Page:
Starfleet’s exploratory functions are focused primarily on Class M type worlds. Periodically, though, it is necessary to investigate the aquatic environments of some of those worlds. There are numerous automated resources available for such exploration, but periodically manned onsite op-erations are demanded. The aquashuttle was developed for that very purpose. The aquashuttle’s primary function negates the need for any space warp drive—it is strictly a limited range orbit-to-surface vehicle with a standard complement of four to six persons. Designing such a vehicle was challenging since the environment of space is at odds with an aquatic one. A spacecraft’s hull is designed primarily to withstand internal atmospheric pressure from blowing the craft apart in the vacuum of space while a submersible is designed to withstand mounting external pressure from crushing the hull. Advanced materials helped solve this contradiction yet the inevitable compromise is that the aquashuttle is not a deep range submersible. Beyond depths within the aquashuttle’s range one must then resort to specifically designed true submersibles for further exploration, and those type of operations are usually outside Starfleet’s mandate.
     
  4. aridas sofia

    aridas sofia Rear Admiral Rear Admiral

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    A large hangar deck is only needed if a) shuttlecraft are actually being stored up there, and b) there are more than the Exeter's four, and c) they aren't landed with pinpoint precision using tractor beams, but rather need some sort of STV-TFF "runway" (which I think is ludicrous).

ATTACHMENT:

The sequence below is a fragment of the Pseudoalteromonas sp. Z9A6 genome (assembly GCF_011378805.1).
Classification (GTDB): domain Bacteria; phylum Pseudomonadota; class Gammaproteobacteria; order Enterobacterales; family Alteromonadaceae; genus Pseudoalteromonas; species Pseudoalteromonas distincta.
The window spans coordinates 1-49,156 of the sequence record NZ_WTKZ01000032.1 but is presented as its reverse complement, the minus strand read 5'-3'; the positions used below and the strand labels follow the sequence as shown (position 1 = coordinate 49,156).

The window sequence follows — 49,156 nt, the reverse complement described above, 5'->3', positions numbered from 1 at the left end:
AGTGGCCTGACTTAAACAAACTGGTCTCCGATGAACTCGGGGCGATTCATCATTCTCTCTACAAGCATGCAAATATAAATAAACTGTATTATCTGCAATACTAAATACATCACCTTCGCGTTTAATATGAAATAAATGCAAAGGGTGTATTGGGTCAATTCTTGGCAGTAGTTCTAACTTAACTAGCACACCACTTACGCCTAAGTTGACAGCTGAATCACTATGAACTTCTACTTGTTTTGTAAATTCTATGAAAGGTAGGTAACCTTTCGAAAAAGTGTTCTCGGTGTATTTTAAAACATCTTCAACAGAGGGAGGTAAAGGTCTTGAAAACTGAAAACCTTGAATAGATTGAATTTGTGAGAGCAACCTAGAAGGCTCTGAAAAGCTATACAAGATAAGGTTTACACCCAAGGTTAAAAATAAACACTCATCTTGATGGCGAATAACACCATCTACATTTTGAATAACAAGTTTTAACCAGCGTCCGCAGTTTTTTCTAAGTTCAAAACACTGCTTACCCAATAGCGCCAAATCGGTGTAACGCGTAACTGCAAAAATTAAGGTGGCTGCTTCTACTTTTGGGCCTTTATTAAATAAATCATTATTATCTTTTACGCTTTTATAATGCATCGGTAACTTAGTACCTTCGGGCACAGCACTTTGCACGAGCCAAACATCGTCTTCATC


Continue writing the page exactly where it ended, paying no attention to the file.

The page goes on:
Jefferies shows us the size hangar deck he intended, and it's pretty small. But paired with facilites below deck, it's big enough to service four shuttlecraft, and a few smaller craft. If that's good enough for him, it's good enough for me.
     
  5. Warped9

    Warped9 Admiral Admiral

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    ^^ I believe we agree at least in principle if not in exact detail, or in this case in exact measurements. (-: I think our overall approaches will differ mainly in terms of inches or perhaps even a couple of feet here and there. Mind you having some extra space on the Flight Deck could be foreseen as useful if you have to take aboard a few extra craft in some sort of search-and-rescue operation. I'm just thinking aloud here.